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David M. Sagehorn, Oshkosh Corporation - Executive VP & CFO [81]

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Yes. The other thing I would add, Courtney, on that is you just look at the end customer. So the fire & emergency customer is typically a governmental entity, and access equipment customers are commercial entities.

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Courtney Yakavonis, Morgan Stanley, Research Division - Research Associate [82]

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Okay. Great. That's helpful. And then just on the new product development costs that you called out of about $25 million, how does that split between the divisions? I think you said that it's kind of higher across all of the segments. And how does that growth year-over-year compare to your growth in NPD over the past couple of years?

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David M. Sagehorn, Oshkosh Corporation - Executive VP & CFO [83]

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Yes. As we said, it's all 4 segments that are going to be spending more. From an absolute dollar standpoint, the segment with the highest dollar growth is going to be defense within that. And then in terms of the growth year-over-year, this is a -- it's a more meaningful growth than we have seen year-over-year in the new product development spend.

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Operator [84]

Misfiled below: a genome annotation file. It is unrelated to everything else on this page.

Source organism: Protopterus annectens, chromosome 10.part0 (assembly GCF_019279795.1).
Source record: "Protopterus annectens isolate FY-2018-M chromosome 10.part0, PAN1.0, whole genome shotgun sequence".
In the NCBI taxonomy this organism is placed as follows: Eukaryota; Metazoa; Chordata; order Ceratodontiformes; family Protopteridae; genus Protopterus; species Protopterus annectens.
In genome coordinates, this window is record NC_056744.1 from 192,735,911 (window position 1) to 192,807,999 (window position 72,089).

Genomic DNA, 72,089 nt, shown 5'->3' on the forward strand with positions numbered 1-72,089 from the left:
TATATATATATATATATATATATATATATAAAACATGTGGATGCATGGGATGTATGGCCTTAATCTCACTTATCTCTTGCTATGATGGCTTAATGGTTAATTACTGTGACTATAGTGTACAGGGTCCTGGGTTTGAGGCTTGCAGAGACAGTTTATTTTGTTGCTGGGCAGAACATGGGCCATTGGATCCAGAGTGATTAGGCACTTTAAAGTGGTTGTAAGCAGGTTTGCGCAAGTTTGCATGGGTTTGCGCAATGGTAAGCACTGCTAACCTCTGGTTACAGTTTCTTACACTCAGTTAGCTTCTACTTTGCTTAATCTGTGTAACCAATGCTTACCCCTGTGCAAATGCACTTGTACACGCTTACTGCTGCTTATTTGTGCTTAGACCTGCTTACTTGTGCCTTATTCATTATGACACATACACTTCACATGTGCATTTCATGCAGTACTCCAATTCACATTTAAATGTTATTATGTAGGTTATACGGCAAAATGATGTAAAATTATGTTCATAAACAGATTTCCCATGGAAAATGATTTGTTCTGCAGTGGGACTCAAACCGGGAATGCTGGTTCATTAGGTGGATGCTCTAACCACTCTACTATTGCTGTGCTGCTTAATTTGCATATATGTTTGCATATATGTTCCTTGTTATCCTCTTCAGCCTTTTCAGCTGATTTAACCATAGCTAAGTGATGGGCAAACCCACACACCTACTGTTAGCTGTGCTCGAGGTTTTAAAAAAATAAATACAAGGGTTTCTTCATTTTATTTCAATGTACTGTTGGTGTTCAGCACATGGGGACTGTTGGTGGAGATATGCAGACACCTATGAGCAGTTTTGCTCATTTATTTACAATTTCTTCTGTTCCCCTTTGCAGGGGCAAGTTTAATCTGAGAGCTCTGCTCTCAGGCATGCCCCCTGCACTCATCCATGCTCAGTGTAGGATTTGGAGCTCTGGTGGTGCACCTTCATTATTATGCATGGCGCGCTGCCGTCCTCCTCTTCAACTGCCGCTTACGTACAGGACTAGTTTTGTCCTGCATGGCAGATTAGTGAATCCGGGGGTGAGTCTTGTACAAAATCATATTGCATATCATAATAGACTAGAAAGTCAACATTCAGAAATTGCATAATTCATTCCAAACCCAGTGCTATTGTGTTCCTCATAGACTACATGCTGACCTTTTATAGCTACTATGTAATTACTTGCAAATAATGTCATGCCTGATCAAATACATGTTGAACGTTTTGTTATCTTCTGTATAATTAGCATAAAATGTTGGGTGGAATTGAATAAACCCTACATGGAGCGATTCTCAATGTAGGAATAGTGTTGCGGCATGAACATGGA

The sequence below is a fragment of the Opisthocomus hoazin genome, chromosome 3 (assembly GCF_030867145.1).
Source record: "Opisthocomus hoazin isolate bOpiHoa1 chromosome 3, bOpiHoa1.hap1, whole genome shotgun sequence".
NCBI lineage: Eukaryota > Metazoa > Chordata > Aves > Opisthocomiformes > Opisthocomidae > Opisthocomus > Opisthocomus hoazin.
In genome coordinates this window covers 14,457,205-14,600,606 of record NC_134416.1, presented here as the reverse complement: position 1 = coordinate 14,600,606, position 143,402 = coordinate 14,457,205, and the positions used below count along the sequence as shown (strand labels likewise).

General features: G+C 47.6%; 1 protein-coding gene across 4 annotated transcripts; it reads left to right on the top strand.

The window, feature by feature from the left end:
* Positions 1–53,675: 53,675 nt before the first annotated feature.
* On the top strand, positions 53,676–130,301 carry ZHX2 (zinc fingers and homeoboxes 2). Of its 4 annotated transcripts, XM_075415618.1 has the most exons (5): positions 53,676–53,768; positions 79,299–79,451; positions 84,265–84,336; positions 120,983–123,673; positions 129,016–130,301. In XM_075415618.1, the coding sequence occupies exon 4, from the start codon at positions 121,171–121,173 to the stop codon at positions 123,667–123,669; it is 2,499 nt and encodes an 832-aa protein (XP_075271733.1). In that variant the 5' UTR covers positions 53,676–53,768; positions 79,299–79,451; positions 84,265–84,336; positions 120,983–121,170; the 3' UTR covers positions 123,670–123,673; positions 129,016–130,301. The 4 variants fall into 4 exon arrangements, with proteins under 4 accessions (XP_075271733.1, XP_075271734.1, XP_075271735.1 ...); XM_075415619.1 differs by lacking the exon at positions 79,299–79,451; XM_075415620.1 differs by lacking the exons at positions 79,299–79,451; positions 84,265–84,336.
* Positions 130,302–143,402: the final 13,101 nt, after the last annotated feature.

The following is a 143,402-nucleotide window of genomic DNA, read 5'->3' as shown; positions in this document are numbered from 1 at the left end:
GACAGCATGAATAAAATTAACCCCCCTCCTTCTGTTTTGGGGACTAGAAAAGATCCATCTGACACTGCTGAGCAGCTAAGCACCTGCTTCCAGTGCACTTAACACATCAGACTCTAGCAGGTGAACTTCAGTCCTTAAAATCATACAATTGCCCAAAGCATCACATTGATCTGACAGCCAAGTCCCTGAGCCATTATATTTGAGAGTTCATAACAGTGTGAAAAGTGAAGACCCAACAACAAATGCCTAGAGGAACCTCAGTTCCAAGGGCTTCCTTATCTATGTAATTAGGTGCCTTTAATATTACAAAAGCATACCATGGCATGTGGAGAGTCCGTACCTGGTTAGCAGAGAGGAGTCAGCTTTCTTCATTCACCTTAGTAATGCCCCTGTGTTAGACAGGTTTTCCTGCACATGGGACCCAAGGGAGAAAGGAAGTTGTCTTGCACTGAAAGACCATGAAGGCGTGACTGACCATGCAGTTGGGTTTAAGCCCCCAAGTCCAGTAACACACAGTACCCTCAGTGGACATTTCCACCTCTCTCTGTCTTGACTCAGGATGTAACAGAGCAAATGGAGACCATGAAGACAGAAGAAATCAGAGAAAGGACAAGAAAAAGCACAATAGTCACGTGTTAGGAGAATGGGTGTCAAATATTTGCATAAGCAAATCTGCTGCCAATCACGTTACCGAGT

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Our final question comes from the line of Stanley Elliott with Stifel.

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Stanley Stoker Elliott, Stifel, Nicolaus & Company, Incorporated, Research Division - VP & Analyst [85]

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A quick question on the North American fire market. It sounds like it's kind of flattening, maybe up modestly. If I'm not mistaken, I feel like we're still fairly well off from kind of prior peak or kind of a higher level normal. I mean, is this the new normal that we're thinking about? I'm just trying to get kind of a framework to work with as we move even beyond this coming year.

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Wilson R. Jones, Oshkosh Corporation - President, CEO & Director [86]

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We believe so, Stanley. At [4,500-or-so] unit market, we'll see a little bit of growth here and there. But back 10 years or so, maybe a little farther than that, that market was 5,500. That's when there was a lot of export going on out of the U.S., into the Middle East, and that really has slowed and in most cases stopped with U.S. fire trucks going that way. So we believe the new normal is about where it is now, with some growth opportunities.

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Operator [87]

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This concludes our question-and-answer session. And I would like to turn the call back over to management for any closing remarks.

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Wilson R. Jones, Oshkosh Corporation - President, CEO & Director [88]

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I just want to thank everyone for joining us today. We appreciate your interest in the Oshkosh Corporation and look forward to speaking with you at a conference or on our next earnings call.

Take care, everyone.

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Operator [89]

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This concludes today's teleconference. You may now disconnect your lines at this time.

Thank you for your participation, and have a wonderful day.